functools.lru_cache() has two common uses. The first is as it was designed: an LRU cache for a function, with an optional bounded max size.
The other is as a replacement for this:
_obj = None def get_obj(): global _obj if _obj is None: _obj = create_some_object() return _obj
i.e lazy initialization of an object of some kind, with no parameters. You can find a few examples in the Django source code: https://github.com/django/django/search?q="%40lru_cache"&unscoped_q="%40lru_cache"
I’ve highlited some examples below:
There are lots of other examples in the ecosystem outside of Django - it’s a convenient way to lazy intialize objects like Boto3 clients, “default” instances or even ML models.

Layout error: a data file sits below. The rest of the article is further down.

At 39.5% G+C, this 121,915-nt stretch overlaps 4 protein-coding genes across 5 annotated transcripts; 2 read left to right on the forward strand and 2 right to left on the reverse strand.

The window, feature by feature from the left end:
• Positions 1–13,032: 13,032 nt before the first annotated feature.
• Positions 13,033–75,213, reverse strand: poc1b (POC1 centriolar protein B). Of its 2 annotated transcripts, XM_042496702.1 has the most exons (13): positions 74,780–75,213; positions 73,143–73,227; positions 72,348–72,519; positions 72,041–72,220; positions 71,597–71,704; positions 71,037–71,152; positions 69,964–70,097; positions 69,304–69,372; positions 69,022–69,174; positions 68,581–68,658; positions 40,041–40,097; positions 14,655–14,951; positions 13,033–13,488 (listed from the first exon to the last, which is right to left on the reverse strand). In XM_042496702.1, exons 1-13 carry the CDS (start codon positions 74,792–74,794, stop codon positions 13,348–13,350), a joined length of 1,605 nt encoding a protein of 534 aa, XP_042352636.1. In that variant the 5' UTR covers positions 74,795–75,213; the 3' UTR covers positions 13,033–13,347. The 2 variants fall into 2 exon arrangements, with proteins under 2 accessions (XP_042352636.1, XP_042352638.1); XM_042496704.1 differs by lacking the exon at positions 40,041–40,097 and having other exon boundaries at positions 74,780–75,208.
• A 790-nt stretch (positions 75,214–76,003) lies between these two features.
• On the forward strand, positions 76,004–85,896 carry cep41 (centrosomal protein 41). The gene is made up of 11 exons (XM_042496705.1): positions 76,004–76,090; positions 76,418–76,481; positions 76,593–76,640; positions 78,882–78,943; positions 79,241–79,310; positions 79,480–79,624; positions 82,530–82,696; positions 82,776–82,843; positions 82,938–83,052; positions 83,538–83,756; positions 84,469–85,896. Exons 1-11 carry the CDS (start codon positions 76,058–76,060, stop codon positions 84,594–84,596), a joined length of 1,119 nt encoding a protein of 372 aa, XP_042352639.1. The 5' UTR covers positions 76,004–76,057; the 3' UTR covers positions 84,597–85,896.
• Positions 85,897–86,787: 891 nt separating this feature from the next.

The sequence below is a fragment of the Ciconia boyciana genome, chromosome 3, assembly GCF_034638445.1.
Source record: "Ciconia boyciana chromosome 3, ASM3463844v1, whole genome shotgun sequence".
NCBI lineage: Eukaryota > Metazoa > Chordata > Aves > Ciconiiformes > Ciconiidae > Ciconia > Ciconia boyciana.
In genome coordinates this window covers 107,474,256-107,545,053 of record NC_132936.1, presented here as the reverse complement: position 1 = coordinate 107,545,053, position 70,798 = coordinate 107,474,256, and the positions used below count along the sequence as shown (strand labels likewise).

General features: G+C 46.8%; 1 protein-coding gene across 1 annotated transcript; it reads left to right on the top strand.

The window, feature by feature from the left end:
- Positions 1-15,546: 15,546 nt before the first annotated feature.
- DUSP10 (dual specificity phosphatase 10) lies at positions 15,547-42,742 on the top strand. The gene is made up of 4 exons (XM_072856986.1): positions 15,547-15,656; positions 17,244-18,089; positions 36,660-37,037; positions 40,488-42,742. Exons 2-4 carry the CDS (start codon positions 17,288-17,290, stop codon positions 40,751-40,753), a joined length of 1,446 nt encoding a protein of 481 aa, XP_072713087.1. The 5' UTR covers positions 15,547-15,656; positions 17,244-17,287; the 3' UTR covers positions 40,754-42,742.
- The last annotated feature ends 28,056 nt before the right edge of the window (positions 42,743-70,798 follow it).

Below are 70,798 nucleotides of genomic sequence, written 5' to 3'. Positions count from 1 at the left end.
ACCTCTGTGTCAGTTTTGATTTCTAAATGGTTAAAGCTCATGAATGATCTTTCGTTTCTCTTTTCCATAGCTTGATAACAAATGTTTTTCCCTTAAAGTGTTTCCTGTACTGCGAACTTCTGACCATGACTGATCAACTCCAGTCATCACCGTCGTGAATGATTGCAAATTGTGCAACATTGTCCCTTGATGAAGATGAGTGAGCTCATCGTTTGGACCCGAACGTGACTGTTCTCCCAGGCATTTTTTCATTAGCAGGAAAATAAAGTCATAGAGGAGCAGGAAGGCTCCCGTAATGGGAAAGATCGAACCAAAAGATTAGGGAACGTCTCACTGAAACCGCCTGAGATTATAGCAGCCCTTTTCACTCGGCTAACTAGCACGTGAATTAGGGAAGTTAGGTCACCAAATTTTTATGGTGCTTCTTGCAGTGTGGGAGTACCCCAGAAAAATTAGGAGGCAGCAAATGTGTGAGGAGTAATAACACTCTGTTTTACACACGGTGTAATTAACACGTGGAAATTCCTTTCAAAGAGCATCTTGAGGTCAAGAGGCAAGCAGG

Looking at the source code in
_functoolsmodule.c I cannot see any special casing for these kind of functions. An
lru_cache on a function with no parameters is a bit of an oxymoron - there can only ever be one output and it cannot be dependent on any inputs.
I’d like to suggest that we add a special case to
lru_cache() for callables that have no parameters, to avoid the current overhead of using a
PyDict on every lookup and make it more akin the code sample above - a single PyObject variable that’s stored on the first call and returned on subsequent calls.
If there is a generally agreeable reception to this proposal, I’d really like to give this a shot as my first contribution to CPython.